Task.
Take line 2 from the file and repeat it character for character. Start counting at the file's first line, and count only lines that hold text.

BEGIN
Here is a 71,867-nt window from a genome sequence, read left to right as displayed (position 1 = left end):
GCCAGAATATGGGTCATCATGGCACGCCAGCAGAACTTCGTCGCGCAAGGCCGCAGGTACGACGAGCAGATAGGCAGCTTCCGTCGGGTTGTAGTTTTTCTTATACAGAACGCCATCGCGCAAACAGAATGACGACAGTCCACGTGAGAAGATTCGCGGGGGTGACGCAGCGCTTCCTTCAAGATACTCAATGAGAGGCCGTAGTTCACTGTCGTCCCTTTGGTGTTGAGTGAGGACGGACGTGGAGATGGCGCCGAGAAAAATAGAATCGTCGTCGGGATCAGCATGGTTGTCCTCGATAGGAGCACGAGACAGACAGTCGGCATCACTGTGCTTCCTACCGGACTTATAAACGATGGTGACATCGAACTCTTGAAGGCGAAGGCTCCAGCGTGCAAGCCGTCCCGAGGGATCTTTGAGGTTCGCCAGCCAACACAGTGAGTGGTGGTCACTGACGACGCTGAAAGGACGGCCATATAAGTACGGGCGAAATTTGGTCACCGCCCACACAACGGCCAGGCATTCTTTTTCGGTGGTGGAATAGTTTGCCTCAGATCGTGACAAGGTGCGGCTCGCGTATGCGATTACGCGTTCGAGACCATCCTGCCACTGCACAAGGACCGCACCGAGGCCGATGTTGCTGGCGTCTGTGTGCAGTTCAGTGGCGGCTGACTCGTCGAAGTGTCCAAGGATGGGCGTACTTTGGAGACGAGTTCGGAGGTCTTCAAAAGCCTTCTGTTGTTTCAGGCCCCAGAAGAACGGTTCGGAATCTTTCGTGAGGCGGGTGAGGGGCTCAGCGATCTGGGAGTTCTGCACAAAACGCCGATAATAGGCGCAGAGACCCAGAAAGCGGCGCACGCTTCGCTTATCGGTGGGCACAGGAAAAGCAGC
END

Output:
GCCAGAATATGGGTCATCATGGCACGCCAGCAGAACTTCGTCGCGCAAGGCCGCAGGTACGACGAGCAGATAGGCAGCTTCCGTCGGGTTGTAGTTTTTCTTATACAGAACGCCATCGCGCAAACAGAATGACGACAGTCCACGTGAGAAGATTCGCGGGGGTGACGCAGCGCTTCCTTCAAGATACTCAATGAGAGGCCGTAGTTCACTGTCGTCCCTTTGGTGTTGAGTGAGGACGGACGTGGAGATGGCGCCGAGAAAAATAGAATCGTCGTCGGGATCAGCATGGTTGTCCTCGATAGGAGCACGAGACAGACAGTCGGCATCACTGTGCTTCCTACCGGACTTATAAACGATGGTGACATCGAACTCTTGAAGGCGAAGGCTCCAGCGTGCAAGCCGTCCCGAGGGATCTTTGAGGTTCGCCAGCCAACACAGTGAGTGGTGGTCACTGACGACGCTGAAAGGACGGCCATATAAGTACGGGCGAAATTTGGTCACCGCCCACACAACGGCCAGGCATTCTTTTTCGGTGGTGGAATAGTTTGCCTCAGATCGTGACAAGGTGCGGCTCGCGTATGCGATTACGCGTTCGAGACCATCCTGCCACTGCACAAGGACCGCACCGAGGCCGATGTTGCTGGCGTCTGTGTGCAGTTCAGTGGCGGCTGACTCGTCGAAGTGTCCAAGGATGGGCGTACTTTGGAGACGAGTTCGGAGGTCTTCAAAAGCCTTCTGTTGTTTCAGGCCCCAGAAGAACGGTTCGGAATCTTTCGTGAGGCGGGTGAGGGGCTCAGCGATCTGGGAGTTCTGCACAAAACGCCGATAATAGGCGCAGAGACCCAGAAAGCGGCGCACGCTTCGCTTATCGGTGGGCACAGGAAAAGCAGC